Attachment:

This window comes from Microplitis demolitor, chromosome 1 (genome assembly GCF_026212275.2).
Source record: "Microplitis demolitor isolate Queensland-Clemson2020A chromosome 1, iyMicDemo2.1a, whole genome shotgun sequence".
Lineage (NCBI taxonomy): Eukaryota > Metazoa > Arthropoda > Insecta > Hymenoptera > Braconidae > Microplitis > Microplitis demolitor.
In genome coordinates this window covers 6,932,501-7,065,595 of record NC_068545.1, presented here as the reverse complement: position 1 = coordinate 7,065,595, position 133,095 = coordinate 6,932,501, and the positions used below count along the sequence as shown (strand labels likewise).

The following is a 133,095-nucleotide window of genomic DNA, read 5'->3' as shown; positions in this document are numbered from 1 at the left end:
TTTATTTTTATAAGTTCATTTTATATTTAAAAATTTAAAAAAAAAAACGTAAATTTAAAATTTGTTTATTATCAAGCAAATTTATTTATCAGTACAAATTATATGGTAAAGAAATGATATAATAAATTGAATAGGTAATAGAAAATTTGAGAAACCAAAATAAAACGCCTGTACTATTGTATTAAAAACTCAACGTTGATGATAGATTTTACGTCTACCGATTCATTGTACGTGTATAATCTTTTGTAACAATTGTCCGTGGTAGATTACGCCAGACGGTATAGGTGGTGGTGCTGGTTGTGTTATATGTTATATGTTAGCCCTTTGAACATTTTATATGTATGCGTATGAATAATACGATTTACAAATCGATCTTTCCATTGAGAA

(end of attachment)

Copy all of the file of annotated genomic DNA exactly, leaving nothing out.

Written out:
This window comes from Microplitis demolitor, chromosome 1 (genome assembly GCF_026212275.2).
Source record: "Microplitis demolitor isolate Queensland-Clemson2020A chromosome 1, iyMicDemo2.1a, whole genome shotgun sequence".
Lineage (NCBI taxonomy): Eukaryota > Metazoa > Arthropoda > Insecta > Hymenoptera > Braconidae > Microplitis > Microplitis demolitor.
In genome coordinates this window covers 6,932,501-7,065,595 of record NC_068545.1, presented here as the reverse complement: position 1 = coordinate 7,065,595, position 133,095 = coordinate 6,932,501, and the positions used below count along the sequence as shown (strand labels likewise).

The following is a 133,095-nucleotide window of genomic DNA, read 5'->3' as shown; positions in this document are numbered from 1 at the left end:
TTTATTTTTATAAGTTCATTTTATATTTAAAAATTTAAAAAAAAAAACGTAAATTTAAAATTTGTTTATTATCAAGCAAATTTATTTATCAGTACAAATTATATGGTAAAGAAATGATATAATAAATTGAATAGGTAATAGAAAATTTGAGAAACCAAAATAAAACGCCTGTACTATTGTATTAAAAACTCAACGTTGATGATAGATTTTACGTCTACCGATTCATTGTACGTGTATAATCTTTTGTAACAATTGTCCGTGGTAGATTACGCCAGACGGTATAGGTGGTGGTGCTGGTTGTGTTATATGTTATATGTTAGCCCTTTGAACATTTTATATGTATGCGTATGAATAATACGATTTACAAATCGATCTTTCCATTGAGAA